Wednesday, March 05, 2008

Asm Jerry Green - Legislature - Bill to make police chiefs contractual - Courier

Published in the Courier News, Wednesday, March 15, 2006

Bill would monitor Jersey's top cops

Staff Writer

TRENTON -- Assemblyman Jerry Green introduced legislation Monday that would make make it easier for municipalities to remove police chiefs from their jobs.

In essence, the legislation would make New Jersey police chiefs contractual employees of the municipalities they work for, making it "easier for municipalities to remove police chiefs who are incompetent or who fail to meet performance goals."

"(Police chiefs) really should welcome it," said Green, D-Plainfield. "The challenge is now out there. The ones who are performing well and doing their jobs should have no problem with accountability."

According to Green's legislation, municipalities would hire chiefs of police for a three-to-five-year contract. Once the contract expires, chiefs would immediately be rehired unless the municipality decides on a different term or "determines the chief has failed to adequately address deficiencies highlighted in a performance evaluation."

Bill A-2864 would also establish a Chiefs of Police Performance Evaluation Commission in the state Division of Criminal Justice. The commission's primary function would be to conduct performance evaluations of chiefs.

The 12-member commission would include two people appointed to three-year terms by the governor, with Senate approval; the president or authorized representative of the state Association of Chiefs of Police, the state Police Benevolent Association, the New Jersey State Lodge, the Fraternal Order of Police, the state League of Municipalities and the New Jersey Conference of Mayors; the attorney general; the superintendent of State Police; the state commissioner of Personnel; and the state commissioner of Labor.

The commission would conduct evaluations at least one year prior to the expiration of a contract. Municipalities could also request an evaluation within the first year of the legislation, should it be enacted. After a subsequent meeting between the chief and municipality, the municipality could refuse to renew the contract if the chief fails to address deficiencies described in the evaluation.

Mitchell C. Sklar, executive director of the state Association of Chiefs of Police, said he had not read the legislation but received Green's news release about it.

Sklar said he wonders how a consensus would be reached on what makes a productive or effective police chief, considering the state has 566 municipalities with different circumstances, budgets and populations.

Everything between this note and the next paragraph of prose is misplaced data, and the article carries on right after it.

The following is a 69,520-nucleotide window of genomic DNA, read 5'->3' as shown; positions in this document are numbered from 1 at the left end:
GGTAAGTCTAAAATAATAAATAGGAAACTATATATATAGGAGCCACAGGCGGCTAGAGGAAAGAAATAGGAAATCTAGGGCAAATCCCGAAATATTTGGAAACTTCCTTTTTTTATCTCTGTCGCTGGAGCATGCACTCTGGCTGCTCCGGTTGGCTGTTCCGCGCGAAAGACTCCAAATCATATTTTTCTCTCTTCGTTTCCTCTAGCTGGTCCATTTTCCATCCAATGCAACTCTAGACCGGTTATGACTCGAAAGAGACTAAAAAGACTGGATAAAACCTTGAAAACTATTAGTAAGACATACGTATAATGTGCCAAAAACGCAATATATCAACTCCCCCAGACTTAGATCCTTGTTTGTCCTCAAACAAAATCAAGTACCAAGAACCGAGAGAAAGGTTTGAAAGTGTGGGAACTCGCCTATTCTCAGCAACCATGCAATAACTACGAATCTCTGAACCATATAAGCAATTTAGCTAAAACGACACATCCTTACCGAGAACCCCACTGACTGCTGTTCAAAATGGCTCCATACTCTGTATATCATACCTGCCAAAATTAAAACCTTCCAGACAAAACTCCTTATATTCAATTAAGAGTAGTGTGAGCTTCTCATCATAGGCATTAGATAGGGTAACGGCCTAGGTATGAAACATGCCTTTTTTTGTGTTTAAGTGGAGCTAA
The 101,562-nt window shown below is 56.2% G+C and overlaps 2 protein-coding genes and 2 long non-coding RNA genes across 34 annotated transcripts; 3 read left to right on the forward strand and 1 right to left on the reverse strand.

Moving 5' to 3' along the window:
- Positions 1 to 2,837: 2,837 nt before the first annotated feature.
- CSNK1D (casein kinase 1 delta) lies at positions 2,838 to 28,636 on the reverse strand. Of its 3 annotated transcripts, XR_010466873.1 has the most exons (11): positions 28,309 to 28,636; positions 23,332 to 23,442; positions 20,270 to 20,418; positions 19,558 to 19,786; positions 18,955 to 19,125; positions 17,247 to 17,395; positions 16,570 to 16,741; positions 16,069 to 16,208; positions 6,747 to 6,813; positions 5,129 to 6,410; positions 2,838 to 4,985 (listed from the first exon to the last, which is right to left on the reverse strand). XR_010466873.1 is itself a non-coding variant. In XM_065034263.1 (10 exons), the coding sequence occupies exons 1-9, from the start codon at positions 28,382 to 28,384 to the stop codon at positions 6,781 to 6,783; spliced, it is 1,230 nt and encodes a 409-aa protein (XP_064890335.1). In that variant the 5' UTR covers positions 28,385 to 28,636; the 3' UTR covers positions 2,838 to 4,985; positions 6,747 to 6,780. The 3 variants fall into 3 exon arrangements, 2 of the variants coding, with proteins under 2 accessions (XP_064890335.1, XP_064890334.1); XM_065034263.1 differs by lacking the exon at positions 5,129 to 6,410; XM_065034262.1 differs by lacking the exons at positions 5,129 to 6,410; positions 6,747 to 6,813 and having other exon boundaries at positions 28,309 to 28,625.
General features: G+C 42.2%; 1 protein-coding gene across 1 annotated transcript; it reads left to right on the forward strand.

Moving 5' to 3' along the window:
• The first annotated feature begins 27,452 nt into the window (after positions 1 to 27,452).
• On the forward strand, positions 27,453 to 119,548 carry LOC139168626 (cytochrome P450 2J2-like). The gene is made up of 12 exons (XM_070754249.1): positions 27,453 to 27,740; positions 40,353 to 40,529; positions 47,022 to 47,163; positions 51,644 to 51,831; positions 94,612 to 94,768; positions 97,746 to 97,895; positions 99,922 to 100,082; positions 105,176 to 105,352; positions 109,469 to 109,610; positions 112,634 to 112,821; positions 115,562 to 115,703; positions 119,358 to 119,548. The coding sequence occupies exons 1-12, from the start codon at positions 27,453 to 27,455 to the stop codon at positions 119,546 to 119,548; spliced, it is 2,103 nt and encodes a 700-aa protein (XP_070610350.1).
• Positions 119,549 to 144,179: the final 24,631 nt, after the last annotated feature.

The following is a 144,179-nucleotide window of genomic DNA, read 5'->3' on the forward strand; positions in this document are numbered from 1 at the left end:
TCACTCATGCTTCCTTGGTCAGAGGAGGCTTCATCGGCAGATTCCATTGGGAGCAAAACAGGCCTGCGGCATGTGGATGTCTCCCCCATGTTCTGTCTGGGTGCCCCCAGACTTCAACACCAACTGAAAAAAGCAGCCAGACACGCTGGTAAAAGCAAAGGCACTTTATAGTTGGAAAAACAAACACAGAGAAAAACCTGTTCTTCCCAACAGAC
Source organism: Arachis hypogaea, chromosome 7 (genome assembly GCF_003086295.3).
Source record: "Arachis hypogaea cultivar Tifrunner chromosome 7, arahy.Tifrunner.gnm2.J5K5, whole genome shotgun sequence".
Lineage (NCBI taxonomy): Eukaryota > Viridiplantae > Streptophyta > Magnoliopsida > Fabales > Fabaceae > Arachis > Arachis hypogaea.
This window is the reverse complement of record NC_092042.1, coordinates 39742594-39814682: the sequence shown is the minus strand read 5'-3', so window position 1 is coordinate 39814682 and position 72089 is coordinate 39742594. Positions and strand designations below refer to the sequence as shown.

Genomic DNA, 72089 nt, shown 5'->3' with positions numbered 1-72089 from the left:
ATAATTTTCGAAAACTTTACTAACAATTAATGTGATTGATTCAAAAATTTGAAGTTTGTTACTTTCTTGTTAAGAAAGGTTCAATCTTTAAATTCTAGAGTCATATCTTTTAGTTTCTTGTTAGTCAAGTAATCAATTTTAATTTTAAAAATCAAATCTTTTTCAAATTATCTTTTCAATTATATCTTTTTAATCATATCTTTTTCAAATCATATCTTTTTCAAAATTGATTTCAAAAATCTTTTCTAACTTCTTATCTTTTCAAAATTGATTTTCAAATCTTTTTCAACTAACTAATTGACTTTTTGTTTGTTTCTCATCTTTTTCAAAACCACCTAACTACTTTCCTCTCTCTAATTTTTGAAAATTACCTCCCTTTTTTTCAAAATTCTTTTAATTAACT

"That panel is very problematic," Sklar said of the proposed commission. "Though some of the proposed members are very valuable to the state, I'm not sure what they can contribute to an evaluation about police chiefs -- all of whom serve in municipalities that are very different."

Sklar added the bill "opens the door wide open" for political leverage.

"It appears you could drive a truck through the hole something like this would create for politics to enter the mix," Sklar said. "Chiefs should have the opportunity to disagree without fear of their opinions impacting whether they remain.

"There are statutes in place to keep these matters separate," he said. "This would take a machete to that system. This is a disincentive to become chief. Why would you want to?"

Green said the bill is simply about accountability, not politics. He said he has spoken to numerous municipalities that have "lost hope" or can't do anything about an ineffective police chief. Green spent six months in Plainfield, he said, interviewing officials to get "a good handle on local government."

In Plainfield, police Chief Edward Santiago is under paid administrative leave until a hearing to decide if he can return to work. Santiago has a lawsuit pending against the city to clear his record of a suspension in 2003.

"Here is a situation where no one is happy with his management," Green said. "Everyone thinks that the police department is not run correctly but they can't remove him because he has tenure. I don't think it's politically motivated. I think people just think he isn't doing a good job."

Santiago's attorney could not be reached for comment.

The issue seemed new to some local police chiefs. The first time Bridgewater police Chief Stephen Obal heard about it was when he was reached by the Courier News for comment. South Bound Brook police Chief Robert Verry said he heard something about it on a radio report but was unfamiliar with the details.

"I already have a 10-year contract," said Verry, who has been chief for six years. "It would seem to me that there would be a lot of questions with the legislation. I don't know how chiefs would continue running their departments if their subordinates ultimately have more tenure than the chief."

Sklar said many police chiefs have contracts. In fact, he said the chief's association provides municipalities with models for the contracts.

Green said the bill is not intended to affect tenure rights. If a chief is removed, he can still take a lesser role within the department, he said. But Sklar said that could have [an] effect [on] pay and pension plans.

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Plainfield resident since 1983. Retired as the city's Public Information Officer in 2006; prior to that Community Programs Coordinator for the Plainfield Public Library. Founding member and past president of: Faith, Bricks & Mortar; Residents Supporting Victorian Plainfield; and PCO (the outreach nonprofit of Grace Episcopal Church). Supporter of the Library, Symphony and Historic Society as well as other community groups, and active in Democratic politics.